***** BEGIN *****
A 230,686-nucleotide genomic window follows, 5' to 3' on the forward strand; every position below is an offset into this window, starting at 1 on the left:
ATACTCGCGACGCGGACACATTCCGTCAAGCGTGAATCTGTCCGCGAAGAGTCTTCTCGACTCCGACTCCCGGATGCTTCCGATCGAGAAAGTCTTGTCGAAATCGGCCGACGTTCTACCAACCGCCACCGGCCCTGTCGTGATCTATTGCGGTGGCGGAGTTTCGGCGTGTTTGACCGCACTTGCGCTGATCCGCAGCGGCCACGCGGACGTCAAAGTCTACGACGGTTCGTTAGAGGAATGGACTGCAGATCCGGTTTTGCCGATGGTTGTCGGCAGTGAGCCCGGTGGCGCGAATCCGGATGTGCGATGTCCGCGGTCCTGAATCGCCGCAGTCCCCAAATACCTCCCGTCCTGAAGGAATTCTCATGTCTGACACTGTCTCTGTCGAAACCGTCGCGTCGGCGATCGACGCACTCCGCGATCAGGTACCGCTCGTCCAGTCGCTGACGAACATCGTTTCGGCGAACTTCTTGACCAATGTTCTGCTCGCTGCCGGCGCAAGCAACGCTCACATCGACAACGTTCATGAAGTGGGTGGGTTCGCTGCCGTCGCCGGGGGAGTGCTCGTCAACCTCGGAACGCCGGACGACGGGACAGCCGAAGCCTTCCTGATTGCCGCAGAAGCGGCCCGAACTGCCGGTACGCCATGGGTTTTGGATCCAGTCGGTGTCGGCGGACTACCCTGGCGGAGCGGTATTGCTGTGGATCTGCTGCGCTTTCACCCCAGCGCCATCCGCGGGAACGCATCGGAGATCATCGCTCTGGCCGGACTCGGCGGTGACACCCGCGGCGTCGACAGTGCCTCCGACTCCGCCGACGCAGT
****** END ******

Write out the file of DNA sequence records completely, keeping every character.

A 230,686-nucleotide genomic window follows, 5' to 3' on the forward strand; every position below is an offset into this window, starting at 1 on the left:
ATACTCGCGACGCGGACACATTCCGTCAAGCGTGAATCTGTCCGCGAAGAGTCTTCTCGACTCCGACTCCCGGATGCTTCCGATCGAGAAAGTCTTGTCGAAATCGGCCGACGTTCTACCAACCGCCACCGGCCCTGTCGTGATCTATTGCGGTGGCGGAGTTTCGGCGTGTTTGACCGCACTTGCGCTGATCCGCAGCGGCCACGCGGACGTCAAAGTCTACGACGGTTCGTTAGAGGAATGGACTGCAGATCCGGTTTTGCCGATGGTTGTCGGCAGTGAGCCCGGTGGCGCGAATCCGGATGTGCGATGTCCGCGGTCCTGAATCGCCGCAGTCCCCAAATACCTCCCGTCCTGAAGGAATTCTCATGTCTGACACTGTCTCTGTCGAAACCGTCGCGTCGGCGATCGACGCACTCCGCGATCAGGTACCGCTCGTCCAGTCGCTGACGAACATCGTTTCGGCGAACTTCTTGACCAATGTTCTGCTCGCTGCCGGCGCAAGCAACGCTCACATCGACAACGTTCATGAAGTGGGTGGGTTCGCTGCCGTCGCCGGGGGAGTGCTCGTCAACCTCGGAACGCCGGACGACGGGACAGCCGAAGCCTTCCTGATTGCCGCAGAAGCGGCCCGAACTGCCGGTACGCCATGGGTTTTGGATCCAGTCGGTGTCGGCGGACTACCCTGGCGGAGCGGTATTGCTGTGGATCTGCTGCGCTTTCACCCCAGCGCCATCCGCGGGAACGCATCGGAGATCATCGCTCTGGCCGGACTCGGCGGTGACACCCGCGGCGTCGACAGTGCCTCCGACTCCGCCGACGCAGT